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Is It Safe for Dogs to Eat Their Toys?

It’s no surprise that dogs like to chew on things. No matter the size of your dog, it’s inevitable that they will spend time chewing on their toys… or anything else they find in the house, like shoes, furniture, wall corners, and more. Chewing is a necessary activity that provides stress relief and exercise for animals, especially puppies.

As a dog owner, it’s important that you are proactive about managing your dog’s chewing to ensure they are safe. Not only will chewing the wrong things cause damage to your personal items, but these habits could be potentially dangerous to the dog.

Tips for Protecting Your Dog

Certain toys and dog accessories are made to be chewed. Be proactive about providing these items to your dog so they can safely chew the items… and you don’t have to worry about if they eat the toys.

  • Buy “tooth-friendly” treats and toys. These items are designed to clean the dog’s teeth while they are chewing.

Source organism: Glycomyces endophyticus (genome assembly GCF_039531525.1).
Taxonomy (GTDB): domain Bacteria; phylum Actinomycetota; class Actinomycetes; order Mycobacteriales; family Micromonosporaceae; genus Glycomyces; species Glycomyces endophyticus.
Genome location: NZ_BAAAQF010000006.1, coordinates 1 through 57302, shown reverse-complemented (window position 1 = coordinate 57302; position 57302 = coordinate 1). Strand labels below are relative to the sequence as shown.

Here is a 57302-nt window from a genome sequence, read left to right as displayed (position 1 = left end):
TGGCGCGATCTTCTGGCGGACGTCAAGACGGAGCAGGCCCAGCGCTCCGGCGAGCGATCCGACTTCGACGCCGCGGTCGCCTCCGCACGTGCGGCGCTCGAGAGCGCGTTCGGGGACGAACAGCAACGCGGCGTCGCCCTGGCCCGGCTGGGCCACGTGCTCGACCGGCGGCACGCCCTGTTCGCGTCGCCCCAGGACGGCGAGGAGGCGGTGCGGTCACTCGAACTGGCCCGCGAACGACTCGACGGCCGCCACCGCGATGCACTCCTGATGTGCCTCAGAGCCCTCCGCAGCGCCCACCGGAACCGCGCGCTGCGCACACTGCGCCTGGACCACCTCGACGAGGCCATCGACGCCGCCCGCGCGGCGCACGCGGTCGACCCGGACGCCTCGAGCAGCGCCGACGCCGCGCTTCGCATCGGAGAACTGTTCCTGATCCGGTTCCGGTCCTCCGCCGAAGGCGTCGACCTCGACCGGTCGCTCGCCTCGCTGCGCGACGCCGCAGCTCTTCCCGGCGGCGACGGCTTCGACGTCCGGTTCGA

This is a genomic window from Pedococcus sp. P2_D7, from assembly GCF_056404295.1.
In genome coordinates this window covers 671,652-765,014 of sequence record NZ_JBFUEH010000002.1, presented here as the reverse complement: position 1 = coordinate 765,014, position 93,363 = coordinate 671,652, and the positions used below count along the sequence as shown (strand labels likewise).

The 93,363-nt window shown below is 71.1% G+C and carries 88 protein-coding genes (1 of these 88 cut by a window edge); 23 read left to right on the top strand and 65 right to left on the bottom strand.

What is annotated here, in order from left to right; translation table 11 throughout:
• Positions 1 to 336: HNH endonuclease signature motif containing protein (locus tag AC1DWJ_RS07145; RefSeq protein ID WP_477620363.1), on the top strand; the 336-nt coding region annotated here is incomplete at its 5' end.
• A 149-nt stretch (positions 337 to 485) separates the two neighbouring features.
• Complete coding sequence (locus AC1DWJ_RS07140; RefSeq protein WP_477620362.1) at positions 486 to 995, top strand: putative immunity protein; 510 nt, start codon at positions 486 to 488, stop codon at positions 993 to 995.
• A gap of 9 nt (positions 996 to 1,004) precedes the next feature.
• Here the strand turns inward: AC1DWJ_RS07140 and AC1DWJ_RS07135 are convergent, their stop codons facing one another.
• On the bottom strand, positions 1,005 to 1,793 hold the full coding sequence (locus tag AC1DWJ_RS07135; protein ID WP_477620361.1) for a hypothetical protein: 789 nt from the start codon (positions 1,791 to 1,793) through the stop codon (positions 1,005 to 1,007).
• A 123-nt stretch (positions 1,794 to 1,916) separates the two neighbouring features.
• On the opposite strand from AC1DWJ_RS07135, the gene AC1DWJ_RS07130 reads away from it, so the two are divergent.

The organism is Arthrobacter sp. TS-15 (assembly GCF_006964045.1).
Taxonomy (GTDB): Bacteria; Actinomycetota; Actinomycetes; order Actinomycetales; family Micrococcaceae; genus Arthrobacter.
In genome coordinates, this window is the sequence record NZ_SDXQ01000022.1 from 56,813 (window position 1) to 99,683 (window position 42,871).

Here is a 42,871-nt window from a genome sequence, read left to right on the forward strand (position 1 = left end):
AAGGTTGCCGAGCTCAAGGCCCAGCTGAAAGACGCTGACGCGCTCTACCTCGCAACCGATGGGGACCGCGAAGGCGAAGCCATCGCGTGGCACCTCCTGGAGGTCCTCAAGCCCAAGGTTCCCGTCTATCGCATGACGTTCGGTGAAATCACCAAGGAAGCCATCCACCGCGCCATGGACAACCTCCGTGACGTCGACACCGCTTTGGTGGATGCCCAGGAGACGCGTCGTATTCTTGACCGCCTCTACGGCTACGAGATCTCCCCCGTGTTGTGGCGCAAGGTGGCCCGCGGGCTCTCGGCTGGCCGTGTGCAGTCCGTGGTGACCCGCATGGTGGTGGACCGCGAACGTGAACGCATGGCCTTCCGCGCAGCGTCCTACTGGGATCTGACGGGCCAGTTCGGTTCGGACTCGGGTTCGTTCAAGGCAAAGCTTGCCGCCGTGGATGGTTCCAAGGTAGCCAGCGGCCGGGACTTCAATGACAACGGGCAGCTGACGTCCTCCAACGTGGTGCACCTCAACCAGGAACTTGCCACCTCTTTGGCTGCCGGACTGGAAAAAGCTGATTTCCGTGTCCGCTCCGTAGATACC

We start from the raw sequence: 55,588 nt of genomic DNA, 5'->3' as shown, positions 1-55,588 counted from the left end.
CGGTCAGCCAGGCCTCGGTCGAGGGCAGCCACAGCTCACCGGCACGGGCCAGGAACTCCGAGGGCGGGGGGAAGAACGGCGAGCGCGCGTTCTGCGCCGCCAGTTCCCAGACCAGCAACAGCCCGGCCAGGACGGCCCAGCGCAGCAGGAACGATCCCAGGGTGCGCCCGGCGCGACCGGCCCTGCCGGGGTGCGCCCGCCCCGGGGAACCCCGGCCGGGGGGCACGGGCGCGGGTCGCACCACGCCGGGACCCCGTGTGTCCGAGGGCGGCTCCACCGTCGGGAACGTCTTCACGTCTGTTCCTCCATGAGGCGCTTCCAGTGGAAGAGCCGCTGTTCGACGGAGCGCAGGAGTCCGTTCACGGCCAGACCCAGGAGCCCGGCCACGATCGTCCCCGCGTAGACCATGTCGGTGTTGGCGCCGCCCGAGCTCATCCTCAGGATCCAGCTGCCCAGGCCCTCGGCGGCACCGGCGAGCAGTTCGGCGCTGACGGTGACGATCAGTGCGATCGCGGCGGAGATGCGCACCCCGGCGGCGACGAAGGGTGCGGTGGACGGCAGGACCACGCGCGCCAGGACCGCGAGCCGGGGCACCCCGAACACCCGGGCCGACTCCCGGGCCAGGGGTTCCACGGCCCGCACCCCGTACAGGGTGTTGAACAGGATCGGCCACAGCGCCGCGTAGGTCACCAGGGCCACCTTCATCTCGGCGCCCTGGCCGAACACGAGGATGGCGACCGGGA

• Manage the size of their toys to the dog’s chewing style. If you have a big dog, they will need bigger, more durable toys.

  • Throw away any potential choking hazards. When the dog chews off part of the toy, take the smaller pieces away to keep them from swallowing these pieces. Small toys and pieces can lead to internal blockages.

  • Avoid broken teeth by providing toys that have a little “give” and flexibility. You should be able to bend the toy a little bit. If you press your fingernail into the toy, then it should leave an indentation. If the toy is harder, it can be unsafe for the dog to chew on.

  • Don’t let your dog chew on real bones, hooves, or rocks, because these objects are too hard and could injure the dog’s teeth. Choose plastic bones instead.

  • Consider using toys stuffed with peanut butter to provide stimulation. The peanut butter will last longer if you freeze it in the toy before giving the toy to your dog.

If your dog is biting or chewing the walls, then it could be a sign of stress or boredom. Evaluate how the dog’s routine or lifestyle has changed recently. You might need to make changes to help the dog feel more comfortable. Or, provide new toys so the dog can stay engaged, which can reduce the likelihood that they will chew on the walls or furniture.

Written by Becki Andrus

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